U.S. Secretary of Agriculture Sonny Perdue said Friday during a visit to the Food Bank of the Rockies in Denver that a new federal program to get fresh food to families as demand has soared amid the coronavirus pandemic is working, benefiting farmers, distributors and those in need.
“It’s a great win-win-win program,” Perdue said following a tour of one of the food bank’s warehouse facilities in northeast Denver with U.S. Sen. Cory Gardner.
“We purchase food from the farmers and put the distributors back to work that were serving the restaurant industry, and now the charitable organizations like our food banks, like this great one here, are helping to distribute this out all over the state.”
He added: “We’re delighted. It takes the cooperation of all three. These folks get to see the thrill of all the people picking up the food.”
The USDA’s $3 billion Farmers to Families Food Box Program works with distributors whose business has dwindled in recent months to purchase fresh produce, dairy and meat from producers who have seen demand from regular customers plummet, all while the economic downturn has meant more Americans require food assistance.
Food Bank of the Rockies, which distributes to hundreds of partner organizations in 30 Colorado counties and the entire state of Wyoming, has seen the amount of food passing through its warehouses every week nearly double since the coronavirus pandemic hit Colorado in early March, CEO Erin Pulling said.
“The good news is that during this COVID pandemic many people that have never been clients of food banks before have come and needed that food, and I’m glad it’s been available,” Perdue said.
PHOTOS: Colorado's senators join Secretary of Agriculture Sonny Perdue in tour of farm, food bank
Colorado Sens. Cory Gardner and Michael Bennet joined Secretary of Agriculture Sonny Perdue and other officials in a visit of Marc Arnusch Farms in Keenesburg before going to the Food Bank of the Rockies in Denver.
Gardner said that farmers and ranchers were singing the praises of the Farmers to Families program at an earlier Colorado Farm Bureau roundtable held at a family farm in Keenesburg with Perdue, Gardner and U.S. Sen. Michael Bennet, who sits on the Senate Agriculture Committee.
“They were talking about what happened when restaurants closed, when certain institutions closed, when schools closed. The ability to provide this food as part of this program really does help everyone,” Gardner said.
“It helps those in need, who needs food. It helps those farmers have an outlet so we’re not seeing the dumping or rotting of produce in the field; it actually comes here,” he said, pointing to a table displaying the contents of a food box. “Those potatoes are from the San Luis Valley, those onions are from Fort Morgan, Colorado. So this really is mutually beneficial to our ag producers, ... keeping them in shape from the last three months and making sure we’re taking care of those in need in our society.”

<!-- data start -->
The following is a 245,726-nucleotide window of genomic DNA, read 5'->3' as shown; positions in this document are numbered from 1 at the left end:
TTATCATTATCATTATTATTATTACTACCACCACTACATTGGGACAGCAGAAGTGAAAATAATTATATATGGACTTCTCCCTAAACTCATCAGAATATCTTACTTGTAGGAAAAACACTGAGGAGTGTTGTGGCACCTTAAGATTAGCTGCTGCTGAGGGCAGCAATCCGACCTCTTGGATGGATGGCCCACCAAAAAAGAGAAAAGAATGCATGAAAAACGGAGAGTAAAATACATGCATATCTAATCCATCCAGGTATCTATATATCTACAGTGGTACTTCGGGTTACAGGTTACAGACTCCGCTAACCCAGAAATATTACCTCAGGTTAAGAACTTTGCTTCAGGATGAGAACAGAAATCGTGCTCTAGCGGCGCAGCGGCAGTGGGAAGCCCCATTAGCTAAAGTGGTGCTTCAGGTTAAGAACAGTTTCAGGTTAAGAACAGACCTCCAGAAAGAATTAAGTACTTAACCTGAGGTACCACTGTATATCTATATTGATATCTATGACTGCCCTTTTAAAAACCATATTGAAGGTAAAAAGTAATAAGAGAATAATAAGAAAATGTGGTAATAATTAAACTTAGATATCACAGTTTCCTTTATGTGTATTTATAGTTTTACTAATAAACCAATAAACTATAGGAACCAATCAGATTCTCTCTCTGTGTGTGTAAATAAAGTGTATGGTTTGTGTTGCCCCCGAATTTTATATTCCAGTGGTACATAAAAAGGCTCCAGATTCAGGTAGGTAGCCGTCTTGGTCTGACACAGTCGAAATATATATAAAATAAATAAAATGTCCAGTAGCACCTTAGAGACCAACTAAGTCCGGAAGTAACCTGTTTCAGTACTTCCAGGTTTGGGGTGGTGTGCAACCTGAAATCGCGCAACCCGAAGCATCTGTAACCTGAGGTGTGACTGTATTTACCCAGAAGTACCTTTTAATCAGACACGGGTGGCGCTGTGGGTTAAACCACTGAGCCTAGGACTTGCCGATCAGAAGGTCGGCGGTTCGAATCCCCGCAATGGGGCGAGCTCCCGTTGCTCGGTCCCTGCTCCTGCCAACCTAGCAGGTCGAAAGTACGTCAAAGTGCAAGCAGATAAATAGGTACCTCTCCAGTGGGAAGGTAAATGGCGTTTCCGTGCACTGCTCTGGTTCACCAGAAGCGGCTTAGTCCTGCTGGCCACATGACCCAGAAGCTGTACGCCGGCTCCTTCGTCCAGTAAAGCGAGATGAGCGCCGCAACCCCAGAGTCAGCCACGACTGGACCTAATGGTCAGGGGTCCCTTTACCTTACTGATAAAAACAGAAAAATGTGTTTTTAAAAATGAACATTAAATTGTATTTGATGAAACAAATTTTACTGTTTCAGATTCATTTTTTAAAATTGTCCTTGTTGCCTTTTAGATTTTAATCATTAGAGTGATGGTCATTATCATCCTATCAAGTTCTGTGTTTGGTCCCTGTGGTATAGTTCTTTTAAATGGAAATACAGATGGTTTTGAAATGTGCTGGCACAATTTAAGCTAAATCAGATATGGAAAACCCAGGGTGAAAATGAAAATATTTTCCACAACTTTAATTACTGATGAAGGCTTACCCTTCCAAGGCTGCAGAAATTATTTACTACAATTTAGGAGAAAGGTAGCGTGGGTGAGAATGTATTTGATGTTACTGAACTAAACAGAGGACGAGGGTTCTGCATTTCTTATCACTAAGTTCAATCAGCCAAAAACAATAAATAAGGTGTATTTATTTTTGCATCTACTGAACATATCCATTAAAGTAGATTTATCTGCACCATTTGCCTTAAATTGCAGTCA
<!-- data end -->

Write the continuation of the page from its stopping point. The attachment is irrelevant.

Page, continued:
There’s more economic impact to come, Perdue said. “We’re in the process of extending the good performers that did a good job in the first (period).”
While Perdue said it “remains to be seen” whether the program will continue beyond its initial funding — “It’s probably a very expensive program to continue on a year-round basis,” he said — on Wednesday he announced an extension of the program to buy and distribute up to $1.16 billion of food from July 1 to Aug. 30, based on performance by contractors since May 15. The program has spent $1.2 billion in its initial phase.
“The efforts of everyone involved form the backbone of the Farmers to Families Food Box Program and its goal to help fill the hunger gap in all of our communities,” Perdue said in a release announcing the extension.
Gardner applauded the job the Food Bank of the Rockies and other organizations have done during the crisis.
“When you’re looking at the long list of heroes that have been part of this pandemic response — obviously, our first responders, health care workers, the people that work in our hospitals, but it’s the people that work in our food banks across the state of Colorado and across the country, quite frankly,” he said. “They’re seeing volumes that are just unparalleled. And they’ve kept at this pace, this tempo for three months. It’s been incredible to see.”
The food bank distributed 70 million pounds of food last year and recently added an additional warehouse to store and process food distributed through the Coronavirus Family Assistance Program, another new program among an array of programs it administers.
Since mid-March, Pulling said, the food bank has increased food distribution by 90%, but she noted that the organization is facing roughly $100,000 a month in added distribution costs, because in nearly every case, the additional supplies don’t come with more aid to distribute the food.